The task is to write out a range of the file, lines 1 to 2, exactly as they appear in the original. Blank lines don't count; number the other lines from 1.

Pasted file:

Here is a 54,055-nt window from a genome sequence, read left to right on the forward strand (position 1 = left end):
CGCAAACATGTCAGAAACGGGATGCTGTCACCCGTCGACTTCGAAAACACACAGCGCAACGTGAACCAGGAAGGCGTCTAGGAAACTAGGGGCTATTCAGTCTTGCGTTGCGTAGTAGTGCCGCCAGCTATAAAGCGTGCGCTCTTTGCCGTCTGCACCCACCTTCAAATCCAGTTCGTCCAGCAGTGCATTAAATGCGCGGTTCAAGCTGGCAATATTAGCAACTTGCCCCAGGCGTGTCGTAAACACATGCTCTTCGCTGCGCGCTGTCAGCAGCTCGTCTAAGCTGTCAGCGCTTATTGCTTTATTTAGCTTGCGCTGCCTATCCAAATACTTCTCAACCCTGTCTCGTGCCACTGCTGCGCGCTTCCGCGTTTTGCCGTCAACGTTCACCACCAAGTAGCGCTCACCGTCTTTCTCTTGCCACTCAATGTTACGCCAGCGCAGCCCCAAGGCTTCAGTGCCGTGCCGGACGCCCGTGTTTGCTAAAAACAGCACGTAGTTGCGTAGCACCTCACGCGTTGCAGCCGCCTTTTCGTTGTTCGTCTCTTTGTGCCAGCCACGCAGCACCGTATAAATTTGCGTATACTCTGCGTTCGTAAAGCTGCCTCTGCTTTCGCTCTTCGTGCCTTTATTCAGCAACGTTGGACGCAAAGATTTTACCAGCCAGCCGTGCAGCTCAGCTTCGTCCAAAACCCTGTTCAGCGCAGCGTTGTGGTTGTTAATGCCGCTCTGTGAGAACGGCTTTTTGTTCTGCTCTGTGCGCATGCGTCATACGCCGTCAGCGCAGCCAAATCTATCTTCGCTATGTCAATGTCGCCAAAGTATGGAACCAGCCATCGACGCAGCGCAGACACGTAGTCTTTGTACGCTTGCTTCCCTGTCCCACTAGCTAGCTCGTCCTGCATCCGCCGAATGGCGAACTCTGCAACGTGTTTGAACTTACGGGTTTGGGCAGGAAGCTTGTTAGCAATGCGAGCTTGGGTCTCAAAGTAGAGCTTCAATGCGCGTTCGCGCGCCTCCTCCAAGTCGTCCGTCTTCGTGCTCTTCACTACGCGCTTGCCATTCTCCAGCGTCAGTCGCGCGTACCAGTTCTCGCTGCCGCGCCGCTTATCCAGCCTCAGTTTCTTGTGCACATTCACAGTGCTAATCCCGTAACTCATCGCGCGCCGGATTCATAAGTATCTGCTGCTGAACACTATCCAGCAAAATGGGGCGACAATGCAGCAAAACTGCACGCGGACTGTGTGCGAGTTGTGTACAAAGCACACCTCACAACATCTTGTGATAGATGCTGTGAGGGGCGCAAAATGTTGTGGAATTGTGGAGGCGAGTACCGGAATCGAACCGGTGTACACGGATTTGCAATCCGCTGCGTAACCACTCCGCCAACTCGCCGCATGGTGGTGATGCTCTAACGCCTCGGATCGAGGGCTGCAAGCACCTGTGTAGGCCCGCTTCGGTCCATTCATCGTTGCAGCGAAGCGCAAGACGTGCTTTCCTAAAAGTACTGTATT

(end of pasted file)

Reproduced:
Here is a 54,055-nt window from a genome sequence, read left to right on the forward strand (position 1 = left end):
CGCAAACATGTCAGAAACGGGATGCTGTCACCCGTCGACTTCGAAAACACACAGCGCAACGTGAACCAGGAAGGCGTCTAGGAAACTAGGGGCTATTCAGTCTTGCGTTGCGTAGTAGTGCCGCCAGCTATAAAGCGTGCGCTCTTTGCCGTCTGCACCCACCTTCAAATCCAGTTCGTCCAGCAGTGCATTAAATGCGCGGTTCAAGCTGGCAATATTAGCAACTTGCCCCAGGCGTGTCGTAAACACATGCTCTTCGCTGCGCGCTGTCAGCAGCTCGTCTAAGCTGTCAGCGCTTATTGCTTTATTTAGCTTGCGCTGCCTATCCAAATACTTCTCAACCCTGTCTCGTGCCACTGCTGCGCGCTTCCGCGTTTTGCCGTCAACGTTCACCACCAAGTAGCGCTCACCGTCTTTCTCTTGCCACTCAATGTTACGCCAGCGCAGCCCCAAGGCTTCAGTGCCGTGCCGGACGCCCGTGTTTGCTAAAAACAGCACGTAGTTGCGTAGCACCTCACGCGTTGCAGCCGCCTTTTCGTTGTTCGTCTCTTTGTGCCAGCCACGCAGCACCGTATAAATTTGCGTATACTCTGCGTTCGTAAAGCTGCCTCTGCTTTCGCTCTTCGTGCCTTTATTCAGCAACGTTGGACGCAAAGATTTTACCAGCCAGCCGTGCAGCTCAGCTTCGTCCAAAACCCTGTTCAGCGCAGCGTTGTGGTTGTTAATGCCGCTCTGTGAGAACGGCTTTTTGTTCTGCTCTGTGCGCATGCGTCATACGCCGTCAGCGCAGCCAAATCTATCTTCGCTATGTCAATGTCGCCAAAGTATGGAACCAGCCATCGACGCAGCGCAGACACGTAGTCTTTGTACGCTTGCTTCCCTGTCCCACTAGCTAGCTCGTCCTGCATCCGCCGAATGGCGAACTCTGCAACGTGTTTGAACTTACGGGTTTGGGCAGGAAGCTTGTTAGCAATGCGAGCTTGGGTCTCAAAGTAGAGCTTCAATGCGCGTTCGCGCGCCTCCTCCAAGTCGTCCGTCTTCGTGCTCTTCACTACGCGCTTGCCATTCTCCAGCGTCAGTCGCGCGTACCAGTTCTCGCTGCCGCGCCGCTTATCCAGCCTCAGTTTCTTGTGCACATTCACAGTGCTAATCCCGTAACTCATCGCGCGCCGGATTCATAAGTATCTGCTGCTGAACACTATCCAGCAAAATGGGGCGACAATGCAGCAAAACTGCACGCGGACTGTGTGCGAGTTGTGTACAAAGCACACCTCACAACATCTTGTGATAGATGCTGTGAGGGGCGCAAAATGTTGTGGAATTGTGGAGGCGAGTACCGGAATCGAACCGGTGTACACGGATTTGCAATCCGCTGCGTAACCACTCCGCCAACTCGCCGCATGGTGGTGATGCTCTAACGCCTCGGATCGAGGGCTGCAAGCACCTGTGTAGGCCCGCTTCGGTCCATTCATCGTTGCAGCGAAGCGCAAGACGTGCTTTCCTAAAAGTACTGTATT